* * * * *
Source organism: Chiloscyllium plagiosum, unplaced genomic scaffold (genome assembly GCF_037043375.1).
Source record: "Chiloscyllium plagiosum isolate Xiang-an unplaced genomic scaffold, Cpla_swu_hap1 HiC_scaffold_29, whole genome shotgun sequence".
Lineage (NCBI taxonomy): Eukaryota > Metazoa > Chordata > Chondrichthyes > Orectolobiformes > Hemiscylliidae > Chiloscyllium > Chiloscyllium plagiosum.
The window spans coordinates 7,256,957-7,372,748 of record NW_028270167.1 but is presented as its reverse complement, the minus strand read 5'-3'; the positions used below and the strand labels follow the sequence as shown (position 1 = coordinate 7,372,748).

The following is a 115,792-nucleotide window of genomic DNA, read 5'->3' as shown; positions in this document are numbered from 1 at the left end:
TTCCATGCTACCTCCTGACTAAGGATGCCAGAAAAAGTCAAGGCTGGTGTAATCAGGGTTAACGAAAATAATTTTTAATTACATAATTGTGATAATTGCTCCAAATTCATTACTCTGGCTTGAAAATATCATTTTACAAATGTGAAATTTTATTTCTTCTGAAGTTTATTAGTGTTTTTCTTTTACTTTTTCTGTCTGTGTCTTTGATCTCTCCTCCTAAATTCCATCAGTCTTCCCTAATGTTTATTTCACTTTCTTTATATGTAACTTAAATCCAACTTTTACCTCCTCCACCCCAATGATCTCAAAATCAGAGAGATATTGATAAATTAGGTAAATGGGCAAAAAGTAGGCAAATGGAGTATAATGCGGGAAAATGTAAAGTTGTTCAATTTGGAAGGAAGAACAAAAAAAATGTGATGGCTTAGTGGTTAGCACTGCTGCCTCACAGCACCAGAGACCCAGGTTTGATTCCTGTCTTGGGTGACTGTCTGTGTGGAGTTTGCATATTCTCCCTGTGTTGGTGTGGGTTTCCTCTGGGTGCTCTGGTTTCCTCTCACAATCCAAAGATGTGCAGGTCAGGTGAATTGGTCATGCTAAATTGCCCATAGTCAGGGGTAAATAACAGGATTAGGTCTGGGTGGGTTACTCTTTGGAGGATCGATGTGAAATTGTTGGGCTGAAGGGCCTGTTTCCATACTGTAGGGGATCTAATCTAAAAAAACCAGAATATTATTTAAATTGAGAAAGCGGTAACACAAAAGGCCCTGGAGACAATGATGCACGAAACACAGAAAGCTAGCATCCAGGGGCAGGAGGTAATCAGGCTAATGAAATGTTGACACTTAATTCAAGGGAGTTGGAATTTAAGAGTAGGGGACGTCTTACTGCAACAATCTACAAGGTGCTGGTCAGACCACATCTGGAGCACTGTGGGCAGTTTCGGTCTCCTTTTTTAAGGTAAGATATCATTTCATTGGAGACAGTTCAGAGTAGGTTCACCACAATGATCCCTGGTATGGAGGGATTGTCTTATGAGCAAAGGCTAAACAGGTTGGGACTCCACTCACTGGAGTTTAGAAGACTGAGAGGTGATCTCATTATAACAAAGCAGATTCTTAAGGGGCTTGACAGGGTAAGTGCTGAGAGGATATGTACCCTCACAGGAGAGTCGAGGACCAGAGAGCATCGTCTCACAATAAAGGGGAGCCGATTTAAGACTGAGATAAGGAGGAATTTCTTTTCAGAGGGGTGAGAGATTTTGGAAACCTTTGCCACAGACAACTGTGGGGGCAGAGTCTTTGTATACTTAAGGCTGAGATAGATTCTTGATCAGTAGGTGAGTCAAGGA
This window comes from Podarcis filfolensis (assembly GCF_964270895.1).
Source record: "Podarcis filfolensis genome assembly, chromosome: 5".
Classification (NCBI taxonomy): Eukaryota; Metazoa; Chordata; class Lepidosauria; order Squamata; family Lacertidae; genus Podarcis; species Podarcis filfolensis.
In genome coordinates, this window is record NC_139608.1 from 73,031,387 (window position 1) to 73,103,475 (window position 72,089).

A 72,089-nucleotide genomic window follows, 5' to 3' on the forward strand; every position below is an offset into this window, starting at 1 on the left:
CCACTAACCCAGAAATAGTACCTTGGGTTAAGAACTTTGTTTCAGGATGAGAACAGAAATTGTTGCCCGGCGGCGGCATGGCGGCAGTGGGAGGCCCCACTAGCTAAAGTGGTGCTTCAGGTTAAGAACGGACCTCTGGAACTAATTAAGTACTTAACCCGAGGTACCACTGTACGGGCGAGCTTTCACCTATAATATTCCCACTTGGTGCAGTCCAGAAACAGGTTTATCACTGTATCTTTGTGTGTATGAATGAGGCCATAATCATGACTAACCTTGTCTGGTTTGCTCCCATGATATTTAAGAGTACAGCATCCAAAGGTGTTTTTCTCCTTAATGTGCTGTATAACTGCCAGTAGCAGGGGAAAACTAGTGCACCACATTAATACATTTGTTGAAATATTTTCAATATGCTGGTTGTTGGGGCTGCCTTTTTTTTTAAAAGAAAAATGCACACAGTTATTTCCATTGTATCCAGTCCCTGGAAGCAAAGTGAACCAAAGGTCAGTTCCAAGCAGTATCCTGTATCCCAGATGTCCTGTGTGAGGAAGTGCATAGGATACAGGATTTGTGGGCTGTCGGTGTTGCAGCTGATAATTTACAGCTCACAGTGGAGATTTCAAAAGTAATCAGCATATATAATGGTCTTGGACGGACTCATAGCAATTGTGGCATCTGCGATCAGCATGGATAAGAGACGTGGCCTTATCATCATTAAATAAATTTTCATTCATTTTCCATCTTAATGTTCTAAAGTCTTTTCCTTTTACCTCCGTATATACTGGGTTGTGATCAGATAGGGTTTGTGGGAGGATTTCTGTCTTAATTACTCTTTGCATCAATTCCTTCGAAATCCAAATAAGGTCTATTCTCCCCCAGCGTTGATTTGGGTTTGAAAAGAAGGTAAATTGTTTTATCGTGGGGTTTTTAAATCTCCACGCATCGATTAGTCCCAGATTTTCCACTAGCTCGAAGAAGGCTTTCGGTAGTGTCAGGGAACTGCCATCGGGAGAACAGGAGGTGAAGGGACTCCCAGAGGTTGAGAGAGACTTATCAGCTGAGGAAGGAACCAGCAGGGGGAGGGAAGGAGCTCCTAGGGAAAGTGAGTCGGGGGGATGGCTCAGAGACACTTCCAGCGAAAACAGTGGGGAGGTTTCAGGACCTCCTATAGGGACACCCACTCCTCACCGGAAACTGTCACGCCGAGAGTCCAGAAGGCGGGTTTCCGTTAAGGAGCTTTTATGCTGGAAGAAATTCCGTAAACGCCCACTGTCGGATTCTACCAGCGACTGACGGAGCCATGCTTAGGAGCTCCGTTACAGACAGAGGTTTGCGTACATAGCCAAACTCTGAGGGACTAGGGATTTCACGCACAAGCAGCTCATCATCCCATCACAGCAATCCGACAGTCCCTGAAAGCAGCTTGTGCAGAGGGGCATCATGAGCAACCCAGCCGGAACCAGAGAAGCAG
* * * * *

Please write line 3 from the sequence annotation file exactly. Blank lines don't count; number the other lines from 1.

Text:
Lineage (NCBI taxonomy): Eukaryota > Metazoa > Chordata > Chondrichthyes > Orectolobiformes > Hemiscylliidae > Chiloscyllium > Chiloscyllium plagiosum.